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Setting up a community tank Innes' Guide

Posted 08 August 2003 - 10:12 AM (#1) User is offline   Innes 

  • joey'd is da man
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This is my guide to setting up a community aquarium.
you will need:

-A fish tank
-P.H. chemicals
-Aquarium salt
-Filter
-Heater
-Gravel
-Test kits
-airpump & accessories*
-undergravel filter base & uprights*
-Rocks/driftwood*
-Plants*
-A tank stand *
-A polystyrene base plate*
-A hood *
-A light unit *


* = optional, but recommended.


Obviously the first thing to do when planning to set up a community tank is to decide which fish you are going to keep, this will enable you to determine what size tank you will be needing. Once you have done all this and you have bought all the equipment you are ready to start.

You need to put the tank on the stand, remembering to put in a lair of polystyrene between them to help protect the tank, otherwise you might find cracks in the base of the tank or a gap between the tank and its stand.

Then you might want to add an undergravel filter base & uprights - only if you are using one - and add the gravel, tank decorations, heater and filter - if you didn't go for the undergravel option.

When decorating the tank you should always remember that it in not just a medium for artistic talent, but a home for your fish, so decorate with plants, rocks, and driftwood ensuring there are plenty of hiding places for the fish. The closer it is to their natural habitat - the happier they will be. It is also advised that you put the driftwood and rocks in a separate container of water for a couple of days and check the pH before and after to see if it changed.

When choosing a filter or heater you should always get the one which is designed for the tank size you have, for larger tanks this may require more than one filter or heater - ask at your local fish shop if you are unsure.

Recommended types of filter include Aquaclears, Emperors and wet/dry filters. Also I would recommend getting a heater with a built-in thermostat, otherwise you will also need to buy a separate thermostat and link it to your heater.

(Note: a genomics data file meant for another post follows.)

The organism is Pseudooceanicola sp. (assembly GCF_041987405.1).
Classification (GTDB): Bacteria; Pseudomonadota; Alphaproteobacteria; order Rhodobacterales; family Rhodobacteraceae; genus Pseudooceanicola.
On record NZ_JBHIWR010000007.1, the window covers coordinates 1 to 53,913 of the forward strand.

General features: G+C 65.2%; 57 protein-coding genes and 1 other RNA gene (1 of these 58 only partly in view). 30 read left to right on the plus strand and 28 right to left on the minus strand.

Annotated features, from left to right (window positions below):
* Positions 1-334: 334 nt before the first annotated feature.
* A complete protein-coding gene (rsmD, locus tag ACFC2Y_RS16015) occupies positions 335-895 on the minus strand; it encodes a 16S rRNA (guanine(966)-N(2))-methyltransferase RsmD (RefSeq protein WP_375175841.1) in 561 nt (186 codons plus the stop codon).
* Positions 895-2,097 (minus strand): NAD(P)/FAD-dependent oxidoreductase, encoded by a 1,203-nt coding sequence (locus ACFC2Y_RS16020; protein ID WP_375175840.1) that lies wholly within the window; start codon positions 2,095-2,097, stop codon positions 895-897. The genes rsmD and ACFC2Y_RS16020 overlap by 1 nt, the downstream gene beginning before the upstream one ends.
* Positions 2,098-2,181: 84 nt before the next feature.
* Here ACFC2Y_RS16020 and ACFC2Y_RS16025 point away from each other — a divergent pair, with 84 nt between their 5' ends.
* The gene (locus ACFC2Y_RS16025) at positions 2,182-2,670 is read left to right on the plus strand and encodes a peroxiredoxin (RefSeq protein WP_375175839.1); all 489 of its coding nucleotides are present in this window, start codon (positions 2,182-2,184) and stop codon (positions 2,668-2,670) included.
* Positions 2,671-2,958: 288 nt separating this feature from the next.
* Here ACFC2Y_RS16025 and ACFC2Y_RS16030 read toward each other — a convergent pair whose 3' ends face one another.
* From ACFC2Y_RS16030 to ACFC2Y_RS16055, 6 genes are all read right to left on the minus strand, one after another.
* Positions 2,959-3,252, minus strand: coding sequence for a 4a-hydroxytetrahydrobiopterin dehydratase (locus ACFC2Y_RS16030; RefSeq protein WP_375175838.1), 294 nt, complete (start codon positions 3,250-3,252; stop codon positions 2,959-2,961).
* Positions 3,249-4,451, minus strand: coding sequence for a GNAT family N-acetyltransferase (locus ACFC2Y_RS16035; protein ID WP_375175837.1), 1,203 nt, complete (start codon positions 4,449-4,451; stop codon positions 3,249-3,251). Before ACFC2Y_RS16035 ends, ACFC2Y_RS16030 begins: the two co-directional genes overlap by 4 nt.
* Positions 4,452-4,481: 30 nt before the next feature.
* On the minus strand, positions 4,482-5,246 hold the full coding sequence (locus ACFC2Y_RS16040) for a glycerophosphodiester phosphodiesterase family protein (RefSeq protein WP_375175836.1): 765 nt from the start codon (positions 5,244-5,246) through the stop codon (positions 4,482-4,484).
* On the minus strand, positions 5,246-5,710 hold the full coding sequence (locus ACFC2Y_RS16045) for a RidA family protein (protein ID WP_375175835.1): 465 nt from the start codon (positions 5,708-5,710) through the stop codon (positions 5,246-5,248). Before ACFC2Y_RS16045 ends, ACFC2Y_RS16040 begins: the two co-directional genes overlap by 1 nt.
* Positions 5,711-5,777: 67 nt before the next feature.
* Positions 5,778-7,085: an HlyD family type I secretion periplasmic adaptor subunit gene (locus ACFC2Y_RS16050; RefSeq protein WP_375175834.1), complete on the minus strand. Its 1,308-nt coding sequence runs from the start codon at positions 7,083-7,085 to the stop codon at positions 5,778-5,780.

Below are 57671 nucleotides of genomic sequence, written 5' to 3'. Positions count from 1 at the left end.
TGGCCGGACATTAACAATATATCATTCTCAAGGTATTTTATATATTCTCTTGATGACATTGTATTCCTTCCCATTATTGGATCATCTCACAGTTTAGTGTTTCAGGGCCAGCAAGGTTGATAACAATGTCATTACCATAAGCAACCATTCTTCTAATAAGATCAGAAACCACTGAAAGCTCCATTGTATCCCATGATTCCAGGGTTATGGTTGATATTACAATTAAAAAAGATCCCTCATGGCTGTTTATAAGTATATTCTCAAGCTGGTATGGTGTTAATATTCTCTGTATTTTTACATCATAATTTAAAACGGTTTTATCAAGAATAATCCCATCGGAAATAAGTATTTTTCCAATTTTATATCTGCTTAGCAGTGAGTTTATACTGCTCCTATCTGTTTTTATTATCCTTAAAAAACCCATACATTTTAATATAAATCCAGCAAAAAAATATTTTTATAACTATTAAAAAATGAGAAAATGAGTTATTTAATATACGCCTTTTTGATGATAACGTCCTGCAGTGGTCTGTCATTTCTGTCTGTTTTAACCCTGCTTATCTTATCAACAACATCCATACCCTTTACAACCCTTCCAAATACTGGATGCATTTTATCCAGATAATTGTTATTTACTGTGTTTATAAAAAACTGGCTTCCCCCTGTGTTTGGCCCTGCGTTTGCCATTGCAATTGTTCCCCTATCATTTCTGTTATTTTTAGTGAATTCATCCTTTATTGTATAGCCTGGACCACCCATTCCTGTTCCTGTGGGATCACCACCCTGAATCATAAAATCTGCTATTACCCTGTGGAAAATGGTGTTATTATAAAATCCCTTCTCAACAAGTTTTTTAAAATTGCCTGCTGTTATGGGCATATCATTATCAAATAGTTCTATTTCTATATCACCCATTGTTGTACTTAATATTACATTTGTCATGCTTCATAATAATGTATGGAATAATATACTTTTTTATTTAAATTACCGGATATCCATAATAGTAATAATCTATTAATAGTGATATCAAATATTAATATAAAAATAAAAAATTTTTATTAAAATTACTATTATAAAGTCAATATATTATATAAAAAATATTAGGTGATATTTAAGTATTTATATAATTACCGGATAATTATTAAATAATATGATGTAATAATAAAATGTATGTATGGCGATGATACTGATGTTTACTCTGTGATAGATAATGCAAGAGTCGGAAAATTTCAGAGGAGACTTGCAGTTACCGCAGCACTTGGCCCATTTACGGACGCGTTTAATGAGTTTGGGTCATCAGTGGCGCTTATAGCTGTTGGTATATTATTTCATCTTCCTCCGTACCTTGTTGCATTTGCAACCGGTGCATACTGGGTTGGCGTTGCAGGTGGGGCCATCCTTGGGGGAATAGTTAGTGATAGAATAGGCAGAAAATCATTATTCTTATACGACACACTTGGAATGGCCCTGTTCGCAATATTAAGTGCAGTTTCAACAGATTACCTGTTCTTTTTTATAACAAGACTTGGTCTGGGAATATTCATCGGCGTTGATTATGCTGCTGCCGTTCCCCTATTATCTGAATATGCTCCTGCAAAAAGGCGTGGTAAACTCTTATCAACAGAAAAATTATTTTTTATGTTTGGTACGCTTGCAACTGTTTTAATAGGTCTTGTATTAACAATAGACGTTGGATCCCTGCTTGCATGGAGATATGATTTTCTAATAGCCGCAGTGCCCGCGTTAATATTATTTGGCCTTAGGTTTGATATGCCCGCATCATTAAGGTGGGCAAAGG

You might also be adding airstones, these will help by adding oxygen into the water and also by ensuring that the waters surface is not stagnant. It is important to remember that if your airpump is going to be situated below the waters height you will need either an anti-siphon loop (a loop in the airline) or a one-way valve to ensure that no water siphons down the airline into your pump.

Now it is time to add the water, you will not have to heat the water first because there are no fish, some fish may require salt to be added, so now is the time to do so, and also add some P.H. chemicals - most community fish will do just fine in a pH of 7.0 (neutral), Personally I use Proper pH 7.0 from Aquarium Pharmaceuticals, it sets the P.H. straight at 7.0 so you don't have to worry. I find it is best to add the powder and salt to boiled water - it dissolves better.

Now you might have to put the light unit inside the tank hood and place on tank and plug in! not all fish are not too fond of bright lights, so beware when choosing the bulb and if neccesary try to get one of the dimmer kinds, or you could wrap electrical tape around a normal aquarium light like a candy cane which will also have a dimming effect on the light. You also might find it easier with all the plugs to get an Interpet Aquarium Cable-Connector so you only have one main plug.

Do not add expensive fish until the tank has finished cycling - "when all the Ammonia, nitrates and nitrites are safe" - This may take a couple of weeks.
To cycle your tank you will need to either add a source of pure ammonia, or add some expendable fish, but this does cause ammonia burn on the fish and this can damage to the fish or even cause death so it is recommended to only use goldfish or other expendable fish if any fish at all.
You should get test kits covering P.H, Nitrites, Nitrates, and Ammonia. Alternatively your local fish shop will do these tests for you at a small price, or sometimes even free, and you should also get some dechlorinator and P.H. powder (I use Proper pH 7.0 from Aquarium Pharmaceuticals) for water changes every 1-2 weeks.

You should not change any water for at least 2 months after setting the tank up, this will allow the vital bacteria build up.

Enjoy your fish!
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Posted 08 August 2003 - 10:14 AM (#2) User is offline    

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wow innes, your the man! Always helping people out. Good work Buddy!  :laugh:

Posted 08 August 2003 - 10:20 AM (#3) User is offline   Innes 

  • joey'd is da man
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Thanks  :laugh:
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Posted 08 August 2003 - 11:08 PM (#4) User is offline    

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wow innes, your the man! Always helping people out. Good work Buddy! 


I second that!

And for those that want something simple it may be best to get only fish that like your water conditions to avoid altering the pH and hardness.

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